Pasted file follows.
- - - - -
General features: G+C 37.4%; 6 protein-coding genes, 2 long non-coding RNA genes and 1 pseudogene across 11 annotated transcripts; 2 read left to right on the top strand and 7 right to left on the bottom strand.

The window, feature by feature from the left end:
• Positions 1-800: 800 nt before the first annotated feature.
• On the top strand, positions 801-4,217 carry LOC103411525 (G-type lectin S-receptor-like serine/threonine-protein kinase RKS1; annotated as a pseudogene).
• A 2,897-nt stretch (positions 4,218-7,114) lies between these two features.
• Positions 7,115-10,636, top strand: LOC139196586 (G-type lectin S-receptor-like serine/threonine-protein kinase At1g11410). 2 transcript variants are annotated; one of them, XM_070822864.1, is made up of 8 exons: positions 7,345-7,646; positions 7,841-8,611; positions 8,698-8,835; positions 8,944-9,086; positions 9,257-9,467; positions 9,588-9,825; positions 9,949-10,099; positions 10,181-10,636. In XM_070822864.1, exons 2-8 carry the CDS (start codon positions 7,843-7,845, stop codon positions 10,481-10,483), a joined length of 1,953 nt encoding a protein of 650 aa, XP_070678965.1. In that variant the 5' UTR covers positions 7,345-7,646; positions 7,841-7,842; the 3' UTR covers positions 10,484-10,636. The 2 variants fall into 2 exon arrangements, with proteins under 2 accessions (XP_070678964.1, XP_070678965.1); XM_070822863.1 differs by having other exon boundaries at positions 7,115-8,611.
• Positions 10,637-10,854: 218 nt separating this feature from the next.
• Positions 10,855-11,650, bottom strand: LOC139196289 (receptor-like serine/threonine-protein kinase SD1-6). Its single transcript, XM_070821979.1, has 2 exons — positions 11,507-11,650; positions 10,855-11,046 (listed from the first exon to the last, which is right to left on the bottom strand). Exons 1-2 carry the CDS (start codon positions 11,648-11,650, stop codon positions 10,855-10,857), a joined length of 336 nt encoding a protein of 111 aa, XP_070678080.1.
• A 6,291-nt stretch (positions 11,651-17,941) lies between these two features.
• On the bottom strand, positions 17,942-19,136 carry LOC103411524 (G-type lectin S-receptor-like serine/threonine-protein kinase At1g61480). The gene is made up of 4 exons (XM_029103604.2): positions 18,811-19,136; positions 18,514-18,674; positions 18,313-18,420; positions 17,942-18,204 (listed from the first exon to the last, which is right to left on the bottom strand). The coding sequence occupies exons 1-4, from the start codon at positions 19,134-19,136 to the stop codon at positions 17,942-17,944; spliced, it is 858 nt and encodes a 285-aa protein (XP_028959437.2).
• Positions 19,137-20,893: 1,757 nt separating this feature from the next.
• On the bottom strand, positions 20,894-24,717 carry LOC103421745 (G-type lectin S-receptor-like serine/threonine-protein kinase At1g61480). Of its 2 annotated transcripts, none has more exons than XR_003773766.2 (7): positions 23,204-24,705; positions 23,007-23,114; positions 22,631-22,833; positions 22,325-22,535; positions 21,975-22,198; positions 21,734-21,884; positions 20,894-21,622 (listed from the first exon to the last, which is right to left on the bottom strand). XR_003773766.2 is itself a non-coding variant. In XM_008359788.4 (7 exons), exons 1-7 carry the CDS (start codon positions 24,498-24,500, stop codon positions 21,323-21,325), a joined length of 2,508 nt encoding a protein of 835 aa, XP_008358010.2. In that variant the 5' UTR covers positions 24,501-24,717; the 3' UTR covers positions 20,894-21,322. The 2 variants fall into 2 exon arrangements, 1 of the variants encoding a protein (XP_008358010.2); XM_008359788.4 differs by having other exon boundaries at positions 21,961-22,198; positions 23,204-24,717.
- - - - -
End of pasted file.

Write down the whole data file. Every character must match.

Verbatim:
General features: G+C 37.4%; 6 protein-coding genes, 2 long non-coding RNA genes and 1 pseudogene across 11 annotated transcripts; 2 read left to right on the top strand and 7 right to left on the bottom strand.

The window, feature by feature from the left end:
• Positions 1-800: 800 nt before the first annotated feature.
• On the top strand, positions 801-4,217 carry LOC103411525 (G-type lectin S-receptor-like serine/threonine-protein kinase RKS1; annotated as a pseudogene).
• A 2,897-nt stretch (positions 4,218-7,114) lies between these two features.
• Positions 7,115-10,636, top strand: LOC139196586 (G-type lectin S-receptor-like serine/threonine-protein kinase At1g11410). 2 transcript variants are annotated; one of them, XM_070822864.1, is made up of 8 exons: positions 7,345-7,646; positions 7,841-8,611; positions 8,698-8,835; positions 8,944-9,086; positions 9,257-9,467; positions 9,588-9,825; positions 9,949-10,099; positions 10,181-10,636. In XM_070822864.1, exons 2-8 carry the CDS (start codon positions 7,843-7,845, stop codon positions 10,481-10,483), a joined length of 1,953 nt encoding a protein of 650 aa, XP_070678965.1. In that variant the 5' UTR covers positions 7,345-7,646; positions 7,841-7,842; the 3' UTR covers positions 10,484-10,636. The 2 variants fall into 2 exon arrangements, with proteins under 2 accessions (XP_070678964.1, XP_070678965.1); XM_070822863.1 differs by having other exon boundaries at positions 7,115-8,611.
• Positions 10,637-10,854: 218 nt separating this feature from the next.
• Positions 10,855-11,650, bottom strand: LOC139196289 (receptor-like serine/threonine-protein kinase SD1-6). Its single transcript, XM_070821979.1, has 2 exons — positions 11,507-11,650; positions 10,855-11,046 (listed from the first exon to the last, which is right to left on the bottom strand). Exons 1-2 carry the CDS (start codon positions 11,648-11,650, stop codon positions 10,855-10,857), a joined length of 336 nt encoding a protein of 111 aa, XP_070678080.1.
• A 6,291-nt stretch (positions 11,651-17,941) lies between these two features.
• On the bottom strand, positions 17,942-19,136 carry LOC103411524 (G-type lectin S-receptor-like serine/threonine-protein kinase At1g61480). The gene is made up of 4 exons (XM_029103604.2): positions 18,811-19,136; positions 18,514-18,674; positions 18,313-18,420; positions 17,942-18,204 (listed from the first exon to the last, which is right to left on the bottom strand). The coding sequence occupies exons 1-4, from the start codon at positions 19,134-19,136 to the stop codon at positions 17,942-17,944; spliced, it is 858 nt and encodes a 285-aa protein (XP_028959437.2).
• Positions 19,137-20,893: 1,757 nt separating this feature from the next.
• On the bottom strand, positions 20,894-24,717 carry LOC103421745 (G-type lectin S-receptor-like serine/threonine-protein kinase At1g61480). Of its 2 annotated transcripts, none has more exons than XR_003773766.2 (7): positions 23,204-24,705; positions 23,007-23,114; positions 22,631-22,833; positions 22,325-22,535; positions 21,975-22,198; positions 21,734-21,884; positions 20,894-21,622 (listed from the first exon to the last, which is right to left on the bottom strand). XR_003773766.2 is itself a non-coding variant. In XM_008359788.4 (7 exons), exons 1-7 carry the CDS (start codon positions 24,498-24,500, stop codon positions 21,323-21,325), a joined length of 2,508 nt encoding a protein of 835 aa, XP_008358010.2. In that variant the 5' UTR covers positions 24,501-24,717; the 3' UTR covers positions 20,894-21,322. The 2 variants fall into 2 exon arrangements, 1 of the variants encoding a protein (XP_008358010.2); XM_008359788.4 differs by having other exon boundaries at positions 21,961-22,198; positions 23,204-24,717.